Rough Magicby Caryl Mullin
Follow the interwoven stories of two girls and one woman, their lives all tied to the enigmatic figure of Caliban, the character first introduced by Shakespeare in The Tempest, his famous play of love, loyalty and magic. Rough Magic forms both prequel and sequel, telling the stories of the sorceress Sycorax, Caliban's mother; Miranda's daughter Chiara, who becomes like a daughter to Caliban; and Calypso, a magical young woman with ties to them all. All three women must fight against a world that sees magic as evil and uses women as political pawns. Finally, it is the island and its power that draws them all back, demanding amends from the humans who have exploited its natural wonders. A magical story that combines an old-fashioned tale of shipwrecks, adventure and sacrifice, with an inspiring message of the earth's power and our environmental responsibility.
Caryl Cude Mullin grew up on Cape Breton Island, Nova Scotia, and as a result developed an abiding fascination with islands and odd characters. She now lives in Montreal, Quebec, where she works as a teacher and writer.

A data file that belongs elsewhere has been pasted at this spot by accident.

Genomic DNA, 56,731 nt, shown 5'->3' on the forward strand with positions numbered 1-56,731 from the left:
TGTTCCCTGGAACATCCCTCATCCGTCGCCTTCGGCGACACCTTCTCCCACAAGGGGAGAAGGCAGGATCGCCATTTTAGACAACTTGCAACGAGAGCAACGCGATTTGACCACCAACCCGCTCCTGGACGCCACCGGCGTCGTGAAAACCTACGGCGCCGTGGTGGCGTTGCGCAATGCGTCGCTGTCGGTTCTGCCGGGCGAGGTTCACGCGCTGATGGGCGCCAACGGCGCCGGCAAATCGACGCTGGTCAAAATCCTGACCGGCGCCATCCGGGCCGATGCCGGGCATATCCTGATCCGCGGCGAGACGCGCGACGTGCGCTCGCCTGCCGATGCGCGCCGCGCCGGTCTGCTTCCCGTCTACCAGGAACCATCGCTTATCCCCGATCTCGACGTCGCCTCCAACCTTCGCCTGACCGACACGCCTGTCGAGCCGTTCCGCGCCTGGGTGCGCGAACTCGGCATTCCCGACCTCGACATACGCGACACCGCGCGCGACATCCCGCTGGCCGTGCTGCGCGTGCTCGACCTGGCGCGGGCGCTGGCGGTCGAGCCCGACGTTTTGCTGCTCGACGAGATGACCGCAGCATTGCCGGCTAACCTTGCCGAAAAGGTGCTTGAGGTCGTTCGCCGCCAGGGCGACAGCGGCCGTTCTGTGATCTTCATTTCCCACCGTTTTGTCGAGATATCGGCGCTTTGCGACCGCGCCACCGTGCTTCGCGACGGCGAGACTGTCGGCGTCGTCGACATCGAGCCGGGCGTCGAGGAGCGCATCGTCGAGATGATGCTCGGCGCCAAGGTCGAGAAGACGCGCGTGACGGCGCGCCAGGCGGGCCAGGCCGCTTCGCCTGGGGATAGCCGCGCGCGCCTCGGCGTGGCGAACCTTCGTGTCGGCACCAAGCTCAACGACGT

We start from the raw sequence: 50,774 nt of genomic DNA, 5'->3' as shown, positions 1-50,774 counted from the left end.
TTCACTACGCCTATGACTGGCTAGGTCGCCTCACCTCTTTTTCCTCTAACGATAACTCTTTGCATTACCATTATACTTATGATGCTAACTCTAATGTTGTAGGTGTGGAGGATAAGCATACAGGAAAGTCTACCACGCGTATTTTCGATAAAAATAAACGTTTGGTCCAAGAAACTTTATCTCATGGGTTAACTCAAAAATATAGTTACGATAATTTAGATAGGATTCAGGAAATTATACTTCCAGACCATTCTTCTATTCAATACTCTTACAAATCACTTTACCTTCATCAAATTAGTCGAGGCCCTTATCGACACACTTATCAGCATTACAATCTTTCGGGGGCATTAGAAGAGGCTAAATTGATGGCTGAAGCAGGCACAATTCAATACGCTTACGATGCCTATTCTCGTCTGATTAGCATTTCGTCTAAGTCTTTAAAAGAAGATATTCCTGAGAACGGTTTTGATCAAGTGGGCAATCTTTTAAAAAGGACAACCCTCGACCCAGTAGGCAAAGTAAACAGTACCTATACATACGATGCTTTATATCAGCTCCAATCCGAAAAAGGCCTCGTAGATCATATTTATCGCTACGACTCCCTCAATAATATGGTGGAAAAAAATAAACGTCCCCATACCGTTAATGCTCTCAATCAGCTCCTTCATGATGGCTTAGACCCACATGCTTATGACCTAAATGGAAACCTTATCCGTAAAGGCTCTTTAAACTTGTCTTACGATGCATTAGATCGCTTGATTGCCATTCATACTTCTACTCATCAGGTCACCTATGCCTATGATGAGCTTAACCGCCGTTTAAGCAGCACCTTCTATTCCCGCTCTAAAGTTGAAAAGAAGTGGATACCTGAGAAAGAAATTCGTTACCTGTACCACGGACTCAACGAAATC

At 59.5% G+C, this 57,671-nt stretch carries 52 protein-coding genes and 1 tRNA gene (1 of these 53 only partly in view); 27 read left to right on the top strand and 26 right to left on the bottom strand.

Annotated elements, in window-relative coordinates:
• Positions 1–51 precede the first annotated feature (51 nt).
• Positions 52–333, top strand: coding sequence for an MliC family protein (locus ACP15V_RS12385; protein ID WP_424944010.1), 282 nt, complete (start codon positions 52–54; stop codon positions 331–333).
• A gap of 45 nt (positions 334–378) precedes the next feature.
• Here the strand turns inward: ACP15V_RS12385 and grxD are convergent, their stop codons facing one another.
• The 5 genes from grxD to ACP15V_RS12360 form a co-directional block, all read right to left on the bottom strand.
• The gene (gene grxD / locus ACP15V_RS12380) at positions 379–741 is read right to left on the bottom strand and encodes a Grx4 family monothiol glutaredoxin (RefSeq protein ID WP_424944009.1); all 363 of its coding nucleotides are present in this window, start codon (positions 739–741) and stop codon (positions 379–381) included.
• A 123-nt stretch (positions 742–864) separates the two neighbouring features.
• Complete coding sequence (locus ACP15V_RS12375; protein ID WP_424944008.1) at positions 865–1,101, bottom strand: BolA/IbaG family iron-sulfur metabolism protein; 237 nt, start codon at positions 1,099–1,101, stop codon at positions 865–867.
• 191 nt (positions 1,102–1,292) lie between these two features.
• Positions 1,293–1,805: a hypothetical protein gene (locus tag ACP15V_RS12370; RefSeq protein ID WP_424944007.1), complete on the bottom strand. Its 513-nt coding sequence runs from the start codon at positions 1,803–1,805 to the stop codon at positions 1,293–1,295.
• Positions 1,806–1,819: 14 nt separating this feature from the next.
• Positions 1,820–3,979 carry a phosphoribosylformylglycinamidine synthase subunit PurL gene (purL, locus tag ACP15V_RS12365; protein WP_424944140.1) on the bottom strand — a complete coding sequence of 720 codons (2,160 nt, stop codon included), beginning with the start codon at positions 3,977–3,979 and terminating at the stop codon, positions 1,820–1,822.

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Forget everything you know about THE TEMPEST, 'cause Caryl Cude Mullin's ROUGH MAGIC ain't your mama's Shakespeare. Born of a corrupt king and power-hungry sorceress queen, raised in complete isolation on an island stripped of its magic, Caliban - previously portrayed as a nonsensical, gibbering rapist - takes center stage. In contrast, this Caliban is a quiet, gentle soul, subject to the whims of a magic-maddened mother, angry island spirits, and a pompous, self-important alchemist king. Caryl Cude Mullin depicts not just the events of William Shakespeare's THE TEMPEST, but the origins of Caliban's mother, his childhood on the island, his subsequent departure as Prospero's servant, and his final return. Spread out among multiple characters, including Prospero's granddaughter, Chiara, and a mysterious young girl disguised as a boy; the expanded narrative allows for a rich, nuanced exploration that has, until now, been one-dimensional. Ms. Mullin depicts the characters' plights with such sophistication and deft that it's possible to empathize with each one, even the villains. Books like this are a rare and genuine treat.